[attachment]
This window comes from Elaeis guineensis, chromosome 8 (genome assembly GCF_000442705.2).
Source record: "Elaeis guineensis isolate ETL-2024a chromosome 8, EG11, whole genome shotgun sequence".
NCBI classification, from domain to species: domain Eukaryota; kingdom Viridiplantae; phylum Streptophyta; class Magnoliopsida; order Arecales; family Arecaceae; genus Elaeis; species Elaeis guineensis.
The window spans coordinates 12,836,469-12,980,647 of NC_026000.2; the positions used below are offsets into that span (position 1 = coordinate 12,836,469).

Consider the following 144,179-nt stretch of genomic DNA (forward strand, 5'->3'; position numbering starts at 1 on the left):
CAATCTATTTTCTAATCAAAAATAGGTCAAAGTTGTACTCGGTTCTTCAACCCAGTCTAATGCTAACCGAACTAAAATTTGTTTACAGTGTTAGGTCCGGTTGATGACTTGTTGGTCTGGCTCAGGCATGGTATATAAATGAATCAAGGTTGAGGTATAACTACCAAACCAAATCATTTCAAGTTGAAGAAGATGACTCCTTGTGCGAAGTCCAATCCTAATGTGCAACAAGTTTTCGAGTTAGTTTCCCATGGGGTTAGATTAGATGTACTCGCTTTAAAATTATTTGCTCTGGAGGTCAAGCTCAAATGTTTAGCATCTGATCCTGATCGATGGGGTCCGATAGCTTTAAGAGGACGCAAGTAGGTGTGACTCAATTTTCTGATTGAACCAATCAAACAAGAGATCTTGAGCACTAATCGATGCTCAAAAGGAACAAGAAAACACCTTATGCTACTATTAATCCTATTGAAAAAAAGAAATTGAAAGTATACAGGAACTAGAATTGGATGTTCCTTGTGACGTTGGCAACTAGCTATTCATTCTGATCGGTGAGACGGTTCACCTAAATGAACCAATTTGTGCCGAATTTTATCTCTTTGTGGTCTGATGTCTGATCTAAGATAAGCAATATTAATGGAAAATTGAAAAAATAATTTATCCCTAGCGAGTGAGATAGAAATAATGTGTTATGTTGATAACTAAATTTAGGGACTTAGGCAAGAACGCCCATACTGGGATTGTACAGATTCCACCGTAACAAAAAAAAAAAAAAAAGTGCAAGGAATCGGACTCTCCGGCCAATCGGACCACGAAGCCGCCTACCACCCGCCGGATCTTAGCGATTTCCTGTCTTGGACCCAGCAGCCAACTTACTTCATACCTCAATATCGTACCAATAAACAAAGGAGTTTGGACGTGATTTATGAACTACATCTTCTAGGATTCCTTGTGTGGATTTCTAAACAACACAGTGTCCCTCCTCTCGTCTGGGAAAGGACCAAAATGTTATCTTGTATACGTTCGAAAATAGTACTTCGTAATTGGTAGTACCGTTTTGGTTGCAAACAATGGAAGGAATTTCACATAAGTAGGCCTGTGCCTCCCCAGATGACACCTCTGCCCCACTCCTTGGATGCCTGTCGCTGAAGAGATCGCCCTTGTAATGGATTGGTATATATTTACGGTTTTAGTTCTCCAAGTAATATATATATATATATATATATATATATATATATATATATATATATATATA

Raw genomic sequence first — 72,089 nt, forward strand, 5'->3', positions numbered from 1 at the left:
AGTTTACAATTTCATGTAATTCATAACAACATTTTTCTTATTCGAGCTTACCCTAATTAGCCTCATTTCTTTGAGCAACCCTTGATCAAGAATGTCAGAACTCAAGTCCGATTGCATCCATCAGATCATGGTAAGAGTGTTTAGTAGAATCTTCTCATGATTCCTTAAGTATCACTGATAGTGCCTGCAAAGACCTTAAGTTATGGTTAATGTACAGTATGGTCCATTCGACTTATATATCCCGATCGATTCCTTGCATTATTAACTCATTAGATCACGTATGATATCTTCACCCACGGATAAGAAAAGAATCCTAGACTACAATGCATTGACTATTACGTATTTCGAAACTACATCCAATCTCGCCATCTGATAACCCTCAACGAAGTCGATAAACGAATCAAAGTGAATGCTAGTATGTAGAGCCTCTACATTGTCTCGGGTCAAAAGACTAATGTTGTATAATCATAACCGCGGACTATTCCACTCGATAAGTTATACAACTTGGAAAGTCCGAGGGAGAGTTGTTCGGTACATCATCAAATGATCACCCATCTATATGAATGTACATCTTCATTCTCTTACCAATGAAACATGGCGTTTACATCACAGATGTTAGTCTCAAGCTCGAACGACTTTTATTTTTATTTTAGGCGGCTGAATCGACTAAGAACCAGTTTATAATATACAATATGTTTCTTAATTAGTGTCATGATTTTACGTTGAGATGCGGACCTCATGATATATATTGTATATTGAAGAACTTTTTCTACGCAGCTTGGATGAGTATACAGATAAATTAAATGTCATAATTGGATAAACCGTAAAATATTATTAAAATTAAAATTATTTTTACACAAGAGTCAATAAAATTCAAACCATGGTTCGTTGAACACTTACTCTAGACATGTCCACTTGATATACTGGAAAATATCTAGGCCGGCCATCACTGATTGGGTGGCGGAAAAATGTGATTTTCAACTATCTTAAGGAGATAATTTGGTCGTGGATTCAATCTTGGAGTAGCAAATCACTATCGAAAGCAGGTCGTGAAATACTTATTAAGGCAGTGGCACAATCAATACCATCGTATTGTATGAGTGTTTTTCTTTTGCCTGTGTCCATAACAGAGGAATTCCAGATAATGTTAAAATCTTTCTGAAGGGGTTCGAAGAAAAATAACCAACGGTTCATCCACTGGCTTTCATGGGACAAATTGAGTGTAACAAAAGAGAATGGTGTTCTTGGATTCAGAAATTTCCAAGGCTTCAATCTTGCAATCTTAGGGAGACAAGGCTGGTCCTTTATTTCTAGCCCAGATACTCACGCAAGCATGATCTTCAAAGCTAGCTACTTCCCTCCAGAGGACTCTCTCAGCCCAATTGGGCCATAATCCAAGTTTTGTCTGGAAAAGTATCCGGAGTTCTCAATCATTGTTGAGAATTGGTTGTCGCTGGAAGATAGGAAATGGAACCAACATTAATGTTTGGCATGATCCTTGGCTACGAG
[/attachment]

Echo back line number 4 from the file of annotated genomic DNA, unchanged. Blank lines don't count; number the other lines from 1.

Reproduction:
The window spans coordinates 12,836,469-12,980,647 of NC_026000.2; the positions used below are offsets into that span (position 1 = coordinate 12,836,469).